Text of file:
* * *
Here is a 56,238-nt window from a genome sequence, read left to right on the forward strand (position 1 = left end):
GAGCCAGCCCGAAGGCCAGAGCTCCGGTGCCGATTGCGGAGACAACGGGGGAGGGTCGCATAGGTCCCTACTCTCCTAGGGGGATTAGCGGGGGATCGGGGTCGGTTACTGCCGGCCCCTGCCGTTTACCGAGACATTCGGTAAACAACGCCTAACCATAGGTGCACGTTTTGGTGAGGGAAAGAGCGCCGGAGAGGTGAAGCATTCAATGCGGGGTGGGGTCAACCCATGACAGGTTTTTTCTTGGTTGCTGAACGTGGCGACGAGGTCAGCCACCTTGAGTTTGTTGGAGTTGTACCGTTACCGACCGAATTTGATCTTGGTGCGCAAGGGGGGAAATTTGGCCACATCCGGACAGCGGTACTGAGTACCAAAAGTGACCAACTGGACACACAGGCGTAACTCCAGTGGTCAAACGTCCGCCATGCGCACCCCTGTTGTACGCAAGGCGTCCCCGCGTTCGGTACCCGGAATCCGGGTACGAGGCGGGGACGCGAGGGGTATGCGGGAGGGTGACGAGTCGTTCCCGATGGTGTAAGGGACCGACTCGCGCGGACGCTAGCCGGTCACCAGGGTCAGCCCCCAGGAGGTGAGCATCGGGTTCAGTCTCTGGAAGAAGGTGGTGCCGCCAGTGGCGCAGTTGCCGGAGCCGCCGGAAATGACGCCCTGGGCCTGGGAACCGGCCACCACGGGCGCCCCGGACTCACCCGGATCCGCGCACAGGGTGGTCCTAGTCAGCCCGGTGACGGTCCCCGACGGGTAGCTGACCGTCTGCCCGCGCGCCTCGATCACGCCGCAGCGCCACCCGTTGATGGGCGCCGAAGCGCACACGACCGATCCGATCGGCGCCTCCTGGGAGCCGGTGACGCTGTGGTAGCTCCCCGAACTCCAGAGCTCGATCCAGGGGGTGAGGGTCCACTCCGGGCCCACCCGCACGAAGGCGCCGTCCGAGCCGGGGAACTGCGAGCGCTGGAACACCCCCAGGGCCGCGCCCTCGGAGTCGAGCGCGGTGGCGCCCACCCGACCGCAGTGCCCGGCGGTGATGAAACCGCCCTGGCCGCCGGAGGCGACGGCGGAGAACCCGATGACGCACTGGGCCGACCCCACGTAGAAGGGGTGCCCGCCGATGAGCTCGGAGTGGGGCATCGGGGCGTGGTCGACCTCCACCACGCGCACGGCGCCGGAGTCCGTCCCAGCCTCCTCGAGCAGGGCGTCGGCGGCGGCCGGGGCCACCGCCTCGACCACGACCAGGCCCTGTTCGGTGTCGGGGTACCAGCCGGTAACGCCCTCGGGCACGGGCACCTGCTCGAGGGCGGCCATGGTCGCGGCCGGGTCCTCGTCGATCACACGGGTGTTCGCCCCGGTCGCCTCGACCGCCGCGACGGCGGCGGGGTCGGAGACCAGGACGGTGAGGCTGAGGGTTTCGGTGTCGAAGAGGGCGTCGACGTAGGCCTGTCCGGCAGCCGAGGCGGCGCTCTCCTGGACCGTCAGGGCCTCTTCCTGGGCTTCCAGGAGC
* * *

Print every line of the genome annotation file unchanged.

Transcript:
Here is a 56,238-nt window from a genome sequence, read left to right on the forward strand (position 1 = left end):
GAGCCAGCCCGAAGGCCAGAGCTCCGGTGCCGATTGCGGAGACAACGGGGGAGGGTCGCATAGGTCCCTACTCTCCTAGGGGGATTAGCGGGGGATCGGGGTCGGTTACTGCCGGCCCCTGCCGTTTACCGAGACATTCGGTAAACAACGCCTAACCATAGGTGCACGTTTTGGTGAGGGAAAGAGCGCCGGAGAGGTGAAGCATTCAATGCGGGGTGGGGTCAACCCATGACAGGTTTTTTCTTGGTTGCTGAACGTGGCGACGAGGTCAGCCACCTTGAGTTTGTTGGAGTTGTACCGTTACCGACCGAATTTGATCTTGGTGCGCAAGGGGGGAAATTTGGCCACATCCGGACAGCGGTACTGAGTACCAAAAGTGACCAACTGGACACACAGGCGTAACTCCAGTGGTCAAACGTCCGCCATGCGCACCCCTGTTGTACGCAAGGCGTCCCCGCGTTCGGTACCCGGAATCCGGGTACGAGGCGGGGACGCGAGGGGTATGCGGGAGGGTGACGAGTCGTTCCCGATGGTGTAAGGGACCGACTCGCGCGGACGCTAGCCGGTCACCAGGGTCAGCCCCCAGGAGGTGAGCATCGGGTTCAGTCTCTGGAAGAAGGTGGTGCCGCCAGTGGCGCAGTTGCCGGAGCCGCCGGAAATGACGCCCTGGGCCTGGGAACCGGCCACCACGGGCGCCCCGGACTCACCCGGATCCGCGCACAGGGTGGTCCTAGTCAGCCCGGTGACGGTCCCCGACGGGTAGCTGACCGTCTGCCCGCGCGCCTCGATCACGCCGCAGCGCCACCCGTTGATGGGCGCCGAAGCGCACACGACCGATCCGATCGGCGCCTCCTGGGAGCCGGTGACGCTGTGGTAGCTCCCCGAACTCCAGAGCTCGATCCAGGGGGTGAGGGTCCACTCCGGGCCCACCCGCACGAAGGCGCCGTCCGAGCCGGGGAACTGCGAGCGCTGGAACACCCCCAGGGCCGCGCCCTCGGAGTCGAGCGCGGTGGCGCCCACCCGACCGCAGTGCCCGGCGGTGATGAAACCGCCCTGGCCGCCGGAGGCGACGGCGGAGAACCCGATGACGCACTGGGCCGACCCCACGTAGAAGGGGTGCCCGCCGATGAGCTCGGAGTGGGGCATCGGGGCGTGGTCGACCTCCACCACGCGCACGGCGCCGGAGTCCGTCCCAGCCTCCTCGAGCAGGGCGTCGGCGGCGGCCGGGGCCACCGCCTCGACCACGACCAGGCCCTGTTCGGTGTCGGGGTACCAGCCGGTAACGCCCTCGGGCACGGGCACCTGCTCGAGGGCGGCCATGGTCGCGGCCGGGTCCTCGTCGATCACACGGGTGTTCGCCCCGGTCGCCTCGACCGCCGCGACGGCGGCGGGGTCGGAGACCAGGACGGTGAGGCTGAGGGTTTCGGTGTCGAAGAGGGCGTCGACGTAGGCCTGTCCGGCAGCCGAGGCGGCGCTCTCCTGGACCGTCAGGGCCTCTTCCTGGGCTTCCAGGAGC